In Depth Hilary Mason

Published on March 4th, 2014 | by Travis Korte

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15 Women in Data to Follow on Twitter

Data science, analytics, visualization and related fields tend to have more gender equality than other areas of computer science. Not coincidentally, many of the most interesting data personalities on Twitter are women. Below are 15 of our favorites to follow, listed alphabetically.

Lynn Cherny

Cherny, an independent consultant, is one of the most prominent voices in data on Twitter, particularly in the area of visualization. She also tweets about programming in R, Python and Javascript.

Munmun De Choudhury

De Choudhury, an assistant professor at Georgia Tech’s School of Interactive Computing, is a key member of the computational social science community. Previously, she helped create connected systems in the neXus group at Microsoft Research.

Marsha Haverty

Haverty is a user experience designer at security software company Tripwire, but her personal account is an adventure into the philosophy and aesthetics of information.

Jeanne Holm

Holm, the evangelist for U.S. federal data portal Data.gov, also teaches knowledge management and system design at UCLA.

Michelle Lee

Lee, a former Code for America fellow, co-founded Textizen, a mobile data-driven civic engagement platform. Previously, she worked as a designer for Google’s Maps, Flu Trends and Docs teams, where she created Google Forms.

Alexis Lloyd

Lloyd is the creative director of the New York Times R+D Lab. A designer and thinker, she has worked on some of the news organization’s data visualizations.

Jen Lowe

Lowe, a data and visualization scientist,  conducts research at Columbia University’s Spatial Information Design Lab and teaches the Math for Artists class at New York University’s Interactive Telecommunications Program. She also co-founded New York’s School for Poetic Computation.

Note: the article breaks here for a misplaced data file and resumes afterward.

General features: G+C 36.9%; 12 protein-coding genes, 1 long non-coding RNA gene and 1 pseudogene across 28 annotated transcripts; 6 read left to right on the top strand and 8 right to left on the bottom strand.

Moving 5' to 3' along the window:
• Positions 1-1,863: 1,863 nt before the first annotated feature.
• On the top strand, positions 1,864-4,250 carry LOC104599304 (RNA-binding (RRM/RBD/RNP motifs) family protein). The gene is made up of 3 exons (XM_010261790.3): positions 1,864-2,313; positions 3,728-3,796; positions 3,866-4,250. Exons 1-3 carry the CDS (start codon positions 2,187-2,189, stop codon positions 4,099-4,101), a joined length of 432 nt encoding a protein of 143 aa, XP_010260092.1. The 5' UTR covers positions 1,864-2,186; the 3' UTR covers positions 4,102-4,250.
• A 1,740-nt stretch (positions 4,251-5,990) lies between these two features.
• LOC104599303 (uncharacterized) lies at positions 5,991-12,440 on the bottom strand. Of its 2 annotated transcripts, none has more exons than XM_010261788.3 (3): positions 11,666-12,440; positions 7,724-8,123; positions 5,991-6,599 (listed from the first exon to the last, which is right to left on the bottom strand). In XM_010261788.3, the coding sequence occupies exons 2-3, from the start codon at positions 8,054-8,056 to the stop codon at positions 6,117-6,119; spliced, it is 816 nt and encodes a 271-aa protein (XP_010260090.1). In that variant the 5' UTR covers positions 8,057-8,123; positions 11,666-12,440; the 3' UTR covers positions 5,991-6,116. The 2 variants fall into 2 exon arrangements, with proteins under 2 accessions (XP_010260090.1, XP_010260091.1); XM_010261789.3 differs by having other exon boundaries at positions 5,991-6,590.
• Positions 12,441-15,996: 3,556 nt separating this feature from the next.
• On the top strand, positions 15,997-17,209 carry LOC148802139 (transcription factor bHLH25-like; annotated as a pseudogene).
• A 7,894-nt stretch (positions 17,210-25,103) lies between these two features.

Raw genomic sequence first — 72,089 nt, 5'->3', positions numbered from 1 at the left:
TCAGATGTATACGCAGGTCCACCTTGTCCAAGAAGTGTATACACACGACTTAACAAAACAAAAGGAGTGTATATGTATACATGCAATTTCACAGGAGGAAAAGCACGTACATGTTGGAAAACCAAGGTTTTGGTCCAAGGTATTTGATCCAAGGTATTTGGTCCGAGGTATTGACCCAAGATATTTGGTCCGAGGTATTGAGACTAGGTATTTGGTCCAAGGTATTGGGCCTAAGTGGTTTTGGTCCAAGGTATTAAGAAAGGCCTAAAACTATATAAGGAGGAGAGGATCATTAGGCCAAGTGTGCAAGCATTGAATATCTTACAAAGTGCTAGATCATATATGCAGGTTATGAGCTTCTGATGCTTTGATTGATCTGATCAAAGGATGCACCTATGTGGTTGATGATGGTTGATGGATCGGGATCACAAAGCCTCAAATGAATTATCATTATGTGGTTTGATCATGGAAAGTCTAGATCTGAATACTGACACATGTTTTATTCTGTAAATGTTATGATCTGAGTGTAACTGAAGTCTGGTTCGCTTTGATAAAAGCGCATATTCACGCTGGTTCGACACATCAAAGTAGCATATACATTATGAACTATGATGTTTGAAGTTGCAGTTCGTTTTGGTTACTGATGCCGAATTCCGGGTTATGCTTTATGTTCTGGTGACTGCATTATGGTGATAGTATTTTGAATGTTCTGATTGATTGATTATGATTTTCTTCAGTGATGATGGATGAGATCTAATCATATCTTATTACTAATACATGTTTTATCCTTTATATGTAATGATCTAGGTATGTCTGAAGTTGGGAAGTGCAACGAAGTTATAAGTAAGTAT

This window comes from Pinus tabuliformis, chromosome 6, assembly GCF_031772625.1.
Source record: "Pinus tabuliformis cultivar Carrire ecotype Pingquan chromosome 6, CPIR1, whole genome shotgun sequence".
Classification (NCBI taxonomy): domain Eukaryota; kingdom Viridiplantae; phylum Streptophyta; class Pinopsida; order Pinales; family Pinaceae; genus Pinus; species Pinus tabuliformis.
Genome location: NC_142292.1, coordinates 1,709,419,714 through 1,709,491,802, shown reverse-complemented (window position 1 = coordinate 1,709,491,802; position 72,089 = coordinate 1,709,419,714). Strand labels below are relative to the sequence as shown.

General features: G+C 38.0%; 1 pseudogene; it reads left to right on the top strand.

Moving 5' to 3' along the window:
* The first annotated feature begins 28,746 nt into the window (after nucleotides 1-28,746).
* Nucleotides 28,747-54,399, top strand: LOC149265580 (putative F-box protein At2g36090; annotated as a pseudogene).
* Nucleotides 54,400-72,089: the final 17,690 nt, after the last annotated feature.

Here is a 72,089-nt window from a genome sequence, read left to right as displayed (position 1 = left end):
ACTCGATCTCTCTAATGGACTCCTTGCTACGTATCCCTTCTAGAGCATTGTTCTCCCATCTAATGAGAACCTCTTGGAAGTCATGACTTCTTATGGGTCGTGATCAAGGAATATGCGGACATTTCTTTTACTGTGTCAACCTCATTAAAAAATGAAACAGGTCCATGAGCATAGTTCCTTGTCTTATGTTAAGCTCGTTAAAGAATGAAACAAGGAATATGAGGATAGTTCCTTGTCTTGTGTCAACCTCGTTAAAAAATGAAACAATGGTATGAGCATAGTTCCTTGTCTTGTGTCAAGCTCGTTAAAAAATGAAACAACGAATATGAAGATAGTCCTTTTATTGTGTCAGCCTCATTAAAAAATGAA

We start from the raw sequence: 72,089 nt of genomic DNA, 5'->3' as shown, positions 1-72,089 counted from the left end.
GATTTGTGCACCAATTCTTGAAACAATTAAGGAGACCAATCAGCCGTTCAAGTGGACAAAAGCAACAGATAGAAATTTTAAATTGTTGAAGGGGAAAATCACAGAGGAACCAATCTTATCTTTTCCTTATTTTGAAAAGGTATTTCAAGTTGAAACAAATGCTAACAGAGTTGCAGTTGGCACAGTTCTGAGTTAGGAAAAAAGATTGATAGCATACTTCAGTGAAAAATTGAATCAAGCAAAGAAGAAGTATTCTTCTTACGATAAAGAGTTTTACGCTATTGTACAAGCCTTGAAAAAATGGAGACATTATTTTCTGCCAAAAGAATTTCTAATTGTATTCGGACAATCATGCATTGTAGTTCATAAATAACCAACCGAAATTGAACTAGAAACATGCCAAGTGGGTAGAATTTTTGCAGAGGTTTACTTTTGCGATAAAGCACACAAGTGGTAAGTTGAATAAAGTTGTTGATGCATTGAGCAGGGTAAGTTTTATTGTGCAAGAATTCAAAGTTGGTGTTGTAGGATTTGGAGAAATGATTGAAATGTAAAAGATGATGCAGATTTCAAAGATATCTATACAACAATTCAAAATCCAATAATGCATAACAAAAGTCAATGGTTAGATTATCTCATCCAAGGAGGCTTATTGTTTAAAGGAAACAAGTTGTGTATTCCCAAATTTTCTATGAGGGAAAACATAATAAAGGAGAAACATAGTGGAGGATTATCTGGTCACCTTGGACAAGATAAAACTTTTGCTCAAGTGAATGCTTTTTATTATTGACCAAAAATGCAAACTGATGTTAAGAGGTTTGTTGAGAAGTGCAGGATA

Tamara Manik-Perlman

Manik-Perlman, a 2013 Code for America Fellow, is also founder of Postcode.io, a data and technology company for local governments.

Marina Martin

Martin, a senior advisor to U.S. CTO Todd Park, was also the first entrepreneur-in-residence at the U.S. Department of Education. Martin is an active speaker in the area of using open data and government APIs to drive innovation.

Hilary Mason

Mason, the former chief data scientist at Bitly, has become an informal figurehead for the data science community. She is currently a data scientist in residence at venture firm Accel Partners.

Monica Rogati

Rogati is the vice president of data at San Francisco-based wearable technology company Jawbone. Before that, she was a senior data scientist at LinkedIn.

E.M. Simpson

Simpson, an applied social scientist and domain expert, uses data analysis to conduct research on topics such as counterinsurgency, political violence and illicit networks. She is the CEO of Caerus Associates, a consulting firm working in these areas.

Victoria Stodden

Stodden is a professor of statistics at Columbia University.

Sisi Wei

Wei is a news app developer at public interest journalism site Pro Publica. She has built applications to help users explore Pro Publica’s databases, including the Dollars for Docs and Nonprofit Explorer projects.

Chrys Wu

Wu is the New York Times’ developer advocate. An active member of New York’s data community, she tweets on data journalism, programming and many other topics.

Photo: Flickr User Christopher S. Penn 

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About the Author

Travis Korte is a research analyst at the Center for Data Innovation specializing in data science applications and open data. He has a background in journalism, computer science and statistics. Prior to joining the Center for Data Innovation, he launched the Science vertical of The Huffington Post and served as its Associate Editor, covering a wide range of science and technology topics. He has worked on data science projects with HuffPost and other organizations. Before this, he graduated with highest honors from the University of California, Berkeley, having studied critical theory and completed coursework in computer science and economics. His research interests are in computational social science and using data to engage with complex social systems. You can follow him on Twitter @traviskorte.



  • http://gumption.typepad.com Joe McCarthy

    As someone who is interested in data science, and always happy to see women accorded more prominent stature in any science, I find this to be a very helpful list.

    I was surprised not to see a Twitter list cultivated for this group on @DataInnovation, so I decided to create my own list and add a few other women who I count as among “the most interesting data personalities on Twitter” (in alphabetical order):

    Kate Crawford (@katecrawford)
    Susannah Fox (@SusannahFox)
    Rachel Kumar (@grapealope)
    Cathy O’Neil (@mathbabedotorg)

    I’d include links, except embedded HTML appears to be disabled here … so here’s a link to my Twitter list (with the 15 + 4): https://twitter.com/gumption/lists/women-in-data

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